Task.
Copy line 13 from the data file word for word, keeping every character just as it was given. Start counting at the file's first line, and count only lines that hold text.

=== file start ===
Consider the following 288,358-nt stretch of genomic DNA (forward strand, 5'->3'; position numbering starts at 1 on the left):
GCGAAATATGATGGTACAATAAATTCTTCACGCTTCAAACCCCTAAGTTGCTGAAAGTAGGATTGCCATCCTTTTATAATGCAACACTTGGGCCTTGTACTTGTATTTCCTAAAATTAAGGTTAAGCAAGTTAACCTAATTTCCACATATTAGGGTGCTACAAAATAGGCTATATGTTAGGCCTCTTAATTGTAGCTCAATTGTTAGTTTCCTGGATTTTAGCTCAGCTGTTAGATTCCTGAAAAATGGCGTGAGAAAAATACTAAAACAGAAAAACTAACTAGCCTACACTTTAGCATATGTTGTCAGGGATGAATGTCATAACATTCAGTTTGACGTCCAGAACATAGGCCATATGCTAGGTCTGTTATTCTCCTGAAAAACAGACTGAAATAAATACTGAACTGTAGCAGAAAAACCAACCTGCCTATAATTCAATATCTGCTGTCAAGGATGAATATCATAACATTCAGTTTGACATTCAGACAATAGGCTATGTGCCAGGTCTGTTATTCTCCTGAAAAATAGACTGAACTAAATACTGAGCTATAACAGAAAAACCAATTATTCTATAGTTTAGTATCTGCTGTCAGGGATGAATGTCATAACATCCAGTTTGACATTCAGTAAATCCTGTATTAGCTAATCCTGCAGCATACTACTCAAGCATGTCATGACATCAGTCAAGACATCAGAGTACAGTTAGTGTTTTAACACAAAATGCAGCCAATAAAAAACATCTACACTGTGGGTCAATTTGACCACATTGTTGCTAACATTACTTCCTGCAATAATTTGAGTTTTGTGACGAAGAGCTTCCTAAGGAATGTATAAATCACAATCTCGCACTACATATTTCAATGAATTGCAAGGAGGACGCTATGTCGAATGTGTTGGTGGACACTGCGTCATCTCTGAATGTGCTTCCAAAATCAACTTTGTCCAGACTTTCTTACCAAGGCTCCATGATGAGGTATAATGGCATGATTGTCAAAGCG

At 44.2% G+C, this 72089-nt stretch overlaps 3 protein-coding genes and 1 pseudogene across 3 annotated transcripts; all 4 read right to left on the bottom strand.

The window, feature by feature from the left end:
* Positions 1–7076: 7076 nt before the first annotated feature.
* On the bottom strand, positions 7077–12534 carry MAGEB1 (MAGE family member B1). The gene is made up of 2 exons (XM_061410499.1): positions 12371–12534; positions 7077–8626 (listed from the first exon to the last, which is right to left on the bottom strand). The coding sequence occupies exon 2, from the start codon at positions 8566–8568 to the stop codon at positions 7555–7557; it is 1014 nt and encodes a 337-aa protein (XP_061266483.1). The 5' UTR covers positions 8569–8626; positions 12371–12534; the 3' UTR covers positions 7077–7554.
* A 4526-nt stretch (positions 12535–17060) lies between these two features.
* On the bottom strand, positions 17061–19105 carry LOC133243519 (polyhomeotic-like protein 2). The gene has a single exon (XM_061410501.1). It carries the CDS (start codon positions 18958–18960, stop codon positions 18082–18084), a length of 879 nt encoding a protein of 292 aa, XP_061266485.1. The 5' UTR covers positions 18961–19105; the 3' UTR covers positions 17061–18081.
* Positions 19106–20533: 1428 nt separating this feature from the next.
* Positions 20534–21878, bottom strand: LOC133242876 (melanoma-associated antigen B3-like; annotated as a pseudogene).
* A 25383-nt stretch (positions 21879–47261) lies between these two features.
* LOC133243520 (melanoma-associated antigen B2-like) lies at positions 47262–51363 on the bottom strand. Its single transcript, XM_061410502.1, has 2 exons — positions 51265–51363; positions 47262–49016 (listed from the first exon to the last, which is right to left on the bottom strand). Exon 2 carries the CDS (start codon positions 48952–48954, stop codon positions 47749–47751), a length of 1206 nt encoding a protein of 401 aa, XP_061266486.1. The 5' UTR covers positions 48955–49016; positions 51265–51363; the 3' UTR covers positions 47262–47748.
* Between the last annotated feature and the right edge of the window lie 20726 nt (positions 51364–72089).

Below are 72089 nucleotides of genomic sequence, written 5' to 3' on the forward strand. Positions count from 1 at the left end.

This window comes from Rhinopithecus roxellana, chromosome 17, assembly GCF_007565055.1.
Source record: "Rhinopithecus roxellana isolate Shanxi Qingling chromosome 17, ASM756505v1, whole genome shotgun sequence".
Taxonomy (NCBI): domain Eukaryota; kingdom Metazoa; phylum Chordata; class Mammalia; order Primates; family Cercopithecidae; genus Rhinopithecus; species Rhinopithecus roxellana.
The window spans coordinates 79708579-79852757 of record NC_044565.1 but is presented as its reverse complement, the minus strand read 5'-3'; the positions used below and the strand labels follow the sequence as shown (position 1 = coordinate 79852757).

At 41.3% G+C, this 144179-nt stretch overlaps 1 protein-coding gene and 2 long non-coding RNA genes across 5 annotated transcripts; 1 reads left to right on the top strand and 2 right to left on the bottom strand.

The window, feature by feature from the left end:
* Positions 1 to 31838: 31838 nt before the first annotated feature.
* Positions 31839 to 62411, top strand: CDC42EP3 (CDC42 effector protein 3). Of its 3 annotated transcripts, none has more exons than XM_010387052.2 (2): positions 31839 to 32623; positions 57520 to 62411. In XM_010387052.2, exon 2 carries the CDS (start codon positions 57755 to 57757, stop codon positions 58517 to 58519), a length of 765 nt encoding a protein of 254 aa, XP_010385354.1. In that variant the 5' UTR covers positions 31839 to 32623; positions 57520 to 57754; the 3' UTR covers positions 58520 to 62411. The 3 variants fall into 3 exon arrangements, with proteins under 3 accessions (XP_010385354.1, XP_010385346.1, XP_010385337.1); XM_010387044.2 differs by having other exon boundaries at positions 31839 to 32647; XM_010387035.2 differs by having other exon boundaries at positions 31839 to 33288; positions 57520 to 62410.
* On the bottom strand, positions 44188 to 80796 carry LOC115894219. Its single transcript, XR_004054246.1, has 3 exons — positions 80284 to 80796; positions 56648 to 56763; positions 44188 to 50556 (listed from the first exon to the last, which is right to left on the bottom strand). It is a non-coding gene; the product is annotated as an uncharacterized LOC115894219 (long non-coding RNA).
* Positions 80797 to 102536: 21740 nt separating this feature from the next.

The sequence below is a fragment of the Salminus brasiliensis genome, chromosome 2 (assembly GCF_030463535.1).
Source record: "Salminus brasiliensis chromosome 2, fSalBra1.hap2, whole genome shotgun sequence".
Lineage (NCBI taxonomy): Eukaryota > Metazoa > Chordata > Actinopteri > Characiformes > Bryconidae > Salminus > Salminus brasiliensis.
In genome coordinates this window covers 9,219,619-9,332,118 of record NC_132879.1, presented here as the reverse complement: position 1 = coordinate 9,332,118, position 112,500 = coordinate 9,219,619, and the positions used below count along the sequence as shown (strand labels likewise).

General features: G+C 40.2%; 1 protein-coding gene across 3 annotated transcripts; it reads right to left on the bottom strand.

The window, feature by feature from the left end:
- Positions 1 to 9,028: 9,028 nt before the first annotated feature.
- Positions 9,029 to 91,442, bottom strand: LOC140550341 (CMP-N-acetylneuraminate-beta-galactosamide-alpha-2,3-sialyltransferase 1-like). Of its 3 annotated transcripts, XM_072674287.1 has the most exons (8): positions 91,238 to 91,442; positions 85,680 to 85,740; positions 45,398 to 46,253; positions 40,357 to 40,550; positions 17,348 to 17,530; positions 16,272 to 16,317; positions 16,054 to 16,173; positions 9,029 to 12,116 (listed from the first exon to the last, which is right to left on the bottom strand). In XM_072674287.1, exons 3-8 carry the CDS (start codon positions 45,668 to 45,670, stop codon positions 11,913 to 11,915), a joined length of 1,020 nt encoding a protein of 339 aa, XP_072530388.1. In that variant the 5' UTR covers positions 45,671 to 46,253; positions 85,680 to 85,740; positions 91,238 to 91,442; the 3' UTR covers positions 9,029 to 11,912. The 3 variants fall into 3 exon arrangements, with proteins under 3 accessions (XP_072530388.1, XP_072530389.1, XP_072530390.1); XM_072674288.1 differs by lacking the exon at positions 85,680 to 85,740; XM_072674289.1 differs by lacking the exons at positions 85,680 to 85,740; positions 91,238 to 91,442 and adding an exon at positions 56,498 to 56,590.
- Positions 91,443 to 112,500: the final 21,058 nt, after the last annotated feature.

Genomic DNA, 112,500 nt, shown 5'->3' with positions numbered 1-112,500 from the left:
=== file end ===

* Between the last annotated feature and the right edge of the window lie 20726 nt (positions 51364–72089).